The opening sequence of Miss Bala clings closely to its main character while coyly denying us a look at her face for as long as possible. This is partly because the build-up is worth it—star Stephanie Sigman is as gorgeous as she needs to be in a movie about feminine grace under fire—and partly because Gerardo Naranjo is being clever. That’s not necessarily a compliment, although it does put him ahead of certain of his countrymen. Alejandro Gonzaléz Iñárritu’s Biutiful (2010), which put Javier Bardem through the ringer to make a point about the political, economic and social fissures running through Spanish society was the work of a soulful moron. Miss Bala, which puts Sigman through the ringer to make a point about the catastrophic effects of the drug war on Mexican society is the work of a bright, essentially playful director who maybe wants to be Iñárritu just a little bit. This is not one of his bright ideas.
It was, however, a good idea to switch to long takes, especially after the crazy rhythms of I’m Gonna Explode (2007), which took its restless cues and coy detachment from Pierrot le fou (1965). That film cut its scenes to ribbons; by contrast, Miss Bala draws its scenes out so long that almost every passage of the film is a major event. No sooner has Sigman’s Laura turned around and come into view than she’s signing up for a beauty pageant in Tijuana with her best friend Suzu; when the latter disappears into the bowels of a warehouse rave (significantly populated by American DEA agents), Laura follows her. A shot foregrounding her against a grimy white hallway during her exit acquires a sinister dimension when she—and we—notice shadowy figures descending from the ceiling; she crouches against the wall, terrified, while the interlopers prepare to massacre the partygoers a few steps away.
It’s the first time that Laura will be in the wrong place at the wrong time, and certainly not the last: Miss Bala’s rhythm is essentially picaresque, buffeting its heroine between dangerous situations and observing her resourcefulness in the face of extreme danger. Each new scenario starts mundanely before becoming laced with dread and finally erupting into violence. This is both enjoyable and more than a little bit annoying once you cotton on to Naranjo’s trick. (A one-line review of the film would do well to quote Ron Burgundy: “That escalated quickly.”) Having escaped the shootout by just a few lustrous hairs, Laura goes to a traffic cop for help and ends up being driven right into the hands of the drug-runners who are after her; spared by the gang’s leader Lino (Noe Hernandez), she reluctantly agrees to drive a car out of an underground parking garage only to almost get run down by the cops. And then, a few scenes later, after another apparent escape, she’s literally run down by a cop—an American DEA agent who tackles her to the ground, pumps her for information, and sends her home bruised and humiliated.
The gradual, and eventually total, erosion of Laura’s agency is not some failure of imagination: Miss Bala is not an actively misogynist film. But it is maybe accidentally paternalistic. Laura’s immersion in a nightmare world isn’t her fault—and neither, clearly, is her inability to emerge from it—but it does ultimately validate Laura’s father’s warnings that it’s safer to just stay home. Not that Sigman plays the character as a rebel; we don’t know enough about her to guess whether or not her predicament is a self-fulfilling prophecy. She’s a complete blank, made compelling to us by the fact of her utter helplessness, and also of course by her looks, which Naranjo exploits even as he keeps nudging us in the ribs about the exploitation of female beauty.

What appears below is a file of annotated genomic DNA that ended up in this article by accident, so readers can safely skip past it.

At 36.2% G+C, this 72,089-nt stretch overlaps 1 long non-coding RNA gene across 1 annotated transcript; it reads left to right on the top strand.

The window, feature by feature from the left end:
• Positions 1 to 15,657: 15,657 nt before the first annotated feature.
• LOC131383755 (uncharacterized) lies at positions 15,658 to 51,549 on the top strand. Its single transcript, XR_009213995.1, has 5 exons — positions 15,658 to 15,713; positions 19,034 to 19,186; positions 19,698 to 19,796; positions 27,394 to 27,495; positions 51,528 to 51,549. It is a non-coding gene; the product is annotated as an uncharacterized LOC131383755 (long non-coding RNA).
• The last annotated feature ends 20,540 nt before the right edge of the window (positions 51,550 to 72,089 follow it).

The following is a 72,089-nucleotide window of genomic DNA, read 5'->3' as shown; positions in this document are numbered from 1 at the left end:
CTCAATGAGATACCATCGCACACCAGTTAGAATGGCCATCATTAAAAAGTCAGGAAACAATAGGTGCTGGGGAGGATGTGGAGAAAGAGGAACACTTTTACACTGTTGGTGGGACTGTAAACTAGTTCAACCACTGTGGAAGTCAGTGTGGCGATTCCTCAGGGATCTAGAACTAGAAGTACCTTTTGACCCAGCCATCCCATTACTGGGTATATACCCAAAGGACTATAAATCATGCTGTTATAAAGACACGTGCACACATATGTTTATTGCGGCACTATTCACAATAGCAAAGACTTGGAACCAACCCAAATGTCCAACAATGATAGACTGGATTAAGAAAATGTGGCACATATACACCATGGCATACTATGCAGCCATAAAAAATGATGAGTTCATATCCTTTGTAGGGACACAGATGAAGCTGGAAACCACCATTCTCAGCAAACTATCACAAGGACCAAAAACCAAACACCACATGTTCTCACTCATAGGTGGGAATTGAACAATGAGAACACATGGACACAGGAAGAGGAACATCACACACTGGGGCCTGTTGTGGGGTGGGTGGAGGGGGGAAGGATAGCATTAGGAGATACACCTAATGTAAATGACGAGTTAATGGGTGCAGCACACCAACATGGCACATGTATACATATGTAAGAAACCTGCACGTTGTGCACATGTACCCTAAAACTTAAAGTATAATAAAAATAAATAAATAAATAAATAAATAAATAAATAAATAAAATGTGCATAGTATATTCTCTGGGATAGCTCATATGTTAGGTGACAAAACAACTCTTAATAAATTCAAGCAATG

The title, after all, is a play on the Miss Baja Pageant: not content with simply possessing Laura, Lino becomes a kind of patron, using his muscle to reinstate her in the contest. This interlude may be the film’s best-sustained sequence, wherein our shell-shocked heroine—who has to this point survived enough close encounters with gun-toting drug dealers to fill out an entire season of 24—hobbles through a low-rent swimsuit competition and finds herself dazedly accepting a tiara, as a more poised contestant breaks down in jealous, justified tears. Naranjo achieves the same weirdly muted quality here that made Lucrecia Martel’s The Headless Woman (2008) so hypnotic (another movie about a woman without any agency of her own, her groggy movements lubricated entirely based on her tax bracket).
If Miss Bala had ended at the pageant, it would have been a bravura throwaway, a glib, entertaining knee-slapper about how a poor girl’s innocent celebrity aspirations actually led her right to the winner’s podium, albeit by way of a Stygian descent. But Miss Bala keeps going, and it becomes necessary to wonder what, exactly, Naranjo has on his mind. The script, which the director co-wrote with Mauricio Katz, is loosely based on a real event, which to some extent justifies the long (and, ironically, completely implausible) final stretch where Laura becomes the fall girl for Lino’s criminal operation: she gets literally and figuratively fucked over, and the film ends as it started, with her face (now-battered) turned away from us. There are a lot of effective little devices in these final passages, like a circular camera movement describing the elaborate death by hanging of the pushy DEA agent from earlier, or the similarities between the staging of the press conference about Laura’s arrest and the beauty pageant, or the way the character’s vulnerability (and last vestiges of purity) are visualized in a final, hyper-violent set-piece that finds her cowering under a bed in a snow-white bra. These touches are all very clever.